In the early 1900s the Wellsville Mountains had been overgrazed and almost depleted of all vegetation. Bob Stewart and John Hughes worked together to purchase the land from the railroad and then turned over the property to the forest service in the 1930s. A peak in the range bears the name of Bob Stewart.
The area surrounding Mendon Peak was recognized for its special qualities as an observatory for migrating raptors, and was one of the first sites in the nation recognized for these attributes.
The Utah Wilderness Act of 1984 designated the Wellsville Range as a wilderness area. The efforts to sponsor this legislation were monumental. But, as usual, the mountains were quite capable of speaking for themselves in these matters. The wild virtues of this range were obvious and are now preserved for the enjoyment of generations to come.
Today, the Wellsville Mountains have recovered nicely from the scars of the past, except for the absence of the bighorn sheep. Please continue to preserve and promote the wildness of this special place.
When to Go June through September
would be the best times to hike this peak, though June may still have some snow near the saddle. Not sure if the road and the trailhead is plowed of snow in the winter. Deep canyon shows a lot of avalanche debris. Summer brings abundant wildflowers, while fall features the hawk migration and the many fall colors.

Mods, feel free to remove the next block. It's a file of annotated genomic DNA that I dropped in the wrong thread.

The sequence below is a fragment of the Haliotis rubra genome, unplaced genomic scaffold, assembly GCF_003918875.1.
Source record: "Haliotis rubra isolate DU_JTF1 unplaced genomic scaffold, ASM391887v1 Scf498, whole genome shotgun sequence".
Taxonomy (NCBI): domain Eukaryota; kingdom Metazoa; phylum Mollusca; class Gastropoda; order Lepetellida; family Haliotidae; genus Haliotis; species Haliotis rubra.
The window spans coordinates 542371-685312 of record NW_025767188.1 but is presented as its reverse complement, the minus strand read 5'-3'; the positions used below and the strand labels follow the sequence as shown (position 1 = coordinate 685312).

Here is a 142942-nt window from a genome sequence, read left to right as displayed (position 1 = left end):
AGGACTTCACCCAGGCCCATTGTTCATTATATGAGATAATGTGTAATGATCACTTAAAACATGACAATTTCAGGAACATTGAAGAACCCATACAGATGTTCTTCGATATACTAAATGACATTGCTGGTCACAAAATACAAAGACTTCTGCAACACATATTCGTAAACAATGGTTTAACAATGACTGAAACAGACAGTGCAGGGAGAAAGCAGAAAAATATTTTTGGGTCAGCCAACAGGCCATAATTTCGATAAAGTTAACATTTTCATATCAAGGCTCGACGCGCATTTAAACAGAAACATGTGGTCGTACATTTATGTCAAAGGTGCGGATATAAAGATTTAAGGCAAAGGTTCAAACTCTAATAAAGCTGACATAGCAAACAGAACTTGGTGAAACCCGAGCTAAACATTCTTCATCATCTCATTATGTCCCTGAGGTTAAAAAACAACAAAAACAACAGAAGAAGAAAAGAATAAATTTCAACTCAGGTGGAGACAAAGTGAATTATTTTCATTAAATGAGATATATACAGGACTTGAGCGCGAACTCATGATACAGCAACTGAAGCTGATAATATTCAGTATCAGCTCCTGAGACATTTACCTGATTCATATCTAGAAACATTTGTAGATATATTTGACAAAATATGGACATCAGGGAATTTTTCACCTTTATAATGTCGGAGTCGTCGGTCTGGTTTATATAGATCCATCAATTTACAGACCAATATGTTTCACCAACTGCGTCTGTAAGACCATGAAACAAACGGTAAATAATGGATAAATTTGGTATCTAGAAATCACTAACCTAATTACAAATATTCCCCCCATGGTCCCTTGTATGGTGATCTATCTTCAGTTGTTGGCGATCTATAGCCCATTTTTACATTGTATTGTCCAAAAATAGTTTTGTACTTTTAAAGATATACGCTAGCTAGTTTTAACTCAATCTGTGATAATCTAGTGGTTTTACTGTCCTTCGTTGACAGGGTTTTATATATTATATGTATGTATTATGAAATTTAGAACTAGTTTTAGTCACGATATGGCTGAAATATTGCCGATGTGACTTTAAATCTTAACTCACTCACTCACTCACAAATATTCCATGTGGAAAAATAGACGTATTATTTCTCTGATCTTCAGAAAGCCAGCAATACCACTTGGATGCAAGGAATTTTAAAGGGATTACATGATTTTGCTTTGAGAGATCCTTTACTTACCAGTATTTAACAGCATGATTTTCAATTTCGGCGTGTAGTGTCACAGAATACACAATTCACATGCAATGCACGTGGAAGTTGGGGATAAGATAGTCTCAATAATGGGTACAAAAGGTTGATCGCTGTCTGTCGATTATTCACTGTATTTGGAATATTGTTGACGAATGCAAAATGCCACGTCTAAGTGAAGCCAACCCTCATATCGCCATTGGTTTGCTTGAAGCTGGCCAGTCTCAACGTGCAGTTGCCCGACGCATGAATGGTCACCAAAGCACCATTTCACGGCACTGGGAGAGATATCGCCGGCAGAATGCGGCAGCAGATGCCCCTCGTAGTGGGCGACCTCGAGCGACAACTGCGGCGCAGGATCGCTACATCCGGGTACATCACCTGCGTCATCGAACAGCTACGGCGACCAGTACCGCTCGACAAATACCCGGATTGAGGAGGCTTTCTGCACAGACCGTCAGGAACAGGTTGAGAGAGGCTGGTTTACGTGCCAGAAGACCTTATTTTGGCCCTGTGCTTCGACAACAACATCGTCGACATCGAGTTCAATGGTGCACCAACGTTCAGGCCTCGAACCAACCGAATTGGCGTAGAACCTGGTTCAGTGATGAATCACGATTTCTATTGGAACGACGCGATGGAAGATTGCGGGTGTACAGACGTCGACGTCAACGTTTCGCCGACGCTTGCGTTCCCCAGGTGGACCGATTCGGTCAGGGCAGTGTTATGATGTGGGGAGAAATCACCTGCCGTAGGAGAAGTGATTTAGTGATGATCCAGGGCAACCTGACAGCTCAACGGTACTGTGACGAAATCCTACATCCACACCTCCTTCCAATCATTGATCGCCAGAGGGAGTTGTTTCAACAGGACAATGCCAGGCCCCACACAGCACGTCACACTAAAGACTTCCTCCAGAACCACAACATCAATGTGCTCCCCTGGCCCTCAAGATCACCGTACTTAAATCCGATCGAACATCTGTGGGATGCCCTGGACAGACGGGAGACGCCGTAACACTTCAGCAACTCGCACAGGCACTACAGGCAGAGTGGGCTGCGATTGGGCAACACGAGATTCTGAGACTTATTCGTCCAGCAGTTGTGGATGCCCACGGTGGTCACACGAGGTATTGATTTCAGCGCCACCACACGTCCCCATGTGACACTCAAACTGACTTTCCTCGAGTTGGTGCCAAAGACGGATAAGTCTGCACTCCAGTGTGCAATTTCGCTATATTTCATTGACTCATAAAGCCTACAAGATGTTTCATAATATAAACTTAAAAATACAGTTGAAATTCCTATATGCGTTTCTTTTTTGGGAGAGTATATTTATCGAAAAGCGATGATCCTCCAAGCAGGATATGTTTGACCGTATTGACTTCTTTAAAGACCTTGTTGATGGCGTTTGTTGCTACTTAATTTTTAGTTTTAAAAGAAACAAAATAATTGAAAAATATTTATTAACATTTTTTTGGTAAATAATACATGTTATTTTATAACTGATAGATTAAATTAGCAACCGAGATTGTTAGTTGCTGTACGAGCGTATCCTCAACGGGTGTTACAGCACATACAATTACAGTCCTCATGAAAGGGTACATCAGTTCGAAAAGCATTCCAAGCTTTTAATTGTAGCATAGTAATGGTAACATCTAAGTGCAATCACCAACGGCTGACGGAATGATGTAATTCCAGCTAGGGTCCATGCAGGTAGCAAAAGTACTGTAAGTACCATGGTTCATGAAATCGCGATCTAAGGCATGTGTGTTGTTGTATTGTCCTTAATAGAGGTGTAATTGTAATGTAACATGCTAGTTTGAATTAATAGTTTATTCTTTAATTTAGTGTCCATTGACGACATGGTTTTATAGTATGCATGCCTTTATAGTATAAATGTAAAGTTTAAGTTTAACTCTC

Mendon Peak can be easily accessed from three different trailheads. But one trailhead provides the most direct route to the summit. This trailhead is called Deep Canyon
, located near the town of Mendon, Utah. The town of Mendon can be reached from three major logistical centers.
From Ogden/Salt Lake:
Exit Interstate 15 at Brigham City using exit 364. Follow Highway 91/89 through Box Elder and Wellsville Canyons, passing the Sardine Summit along the way. After about 17 miles along this highway you will reach the town of Wellsville, the first town you will encounter in the Cache Valley. The first major four-way intersection will be with Highway 23, where you will take a left. There will not be a stop sign or a traffic light, but there will be a center lane open for left hand turns. Highway 23 is also Center Street for Wellsville. Once beyond the town, the Highway will travel northward to Mendon, which lies 6 miles beyond Wellsville.
Find Highway 30 that travels westward out of town. Highway 30 is also named 200 North in the city of Logan. Roughly 7.5 miles from Logan, at the only major four-way intersection after leaving town, turn left onto Highway 30. This intersection also has no stop sign or traffic light, but will have a left-hand turn lane in the center of the highway. Follow Highway 30 for short jaunt to the town of Mendon.
From Pocatello, Idaho:
Exit Interstate 15 near the town of Riverside, Utah at exit 387. Follow Highway 30 over the Malad and Bear River bottoms, and up the pass and corridor to the Cache Valley. After descending the pass, you will reach the same intersection along Highway 30 that commuters from Logan will use. Turn right at this intersection and drive the short distance to Mendon.
Once at Mendon, Utah
you will be looking for 300 North
. Turn onto this road and drive to the west. Mendon Peak will be right in front of you. Continue along 300 North for about two miles to the trailhead of Deep Canyon. The road eventually travels onto private property where it becomes dirt. The road is maintained fairly well, and most cars with good clearance should be adequate for travel. There is a nice parking area where the road ends.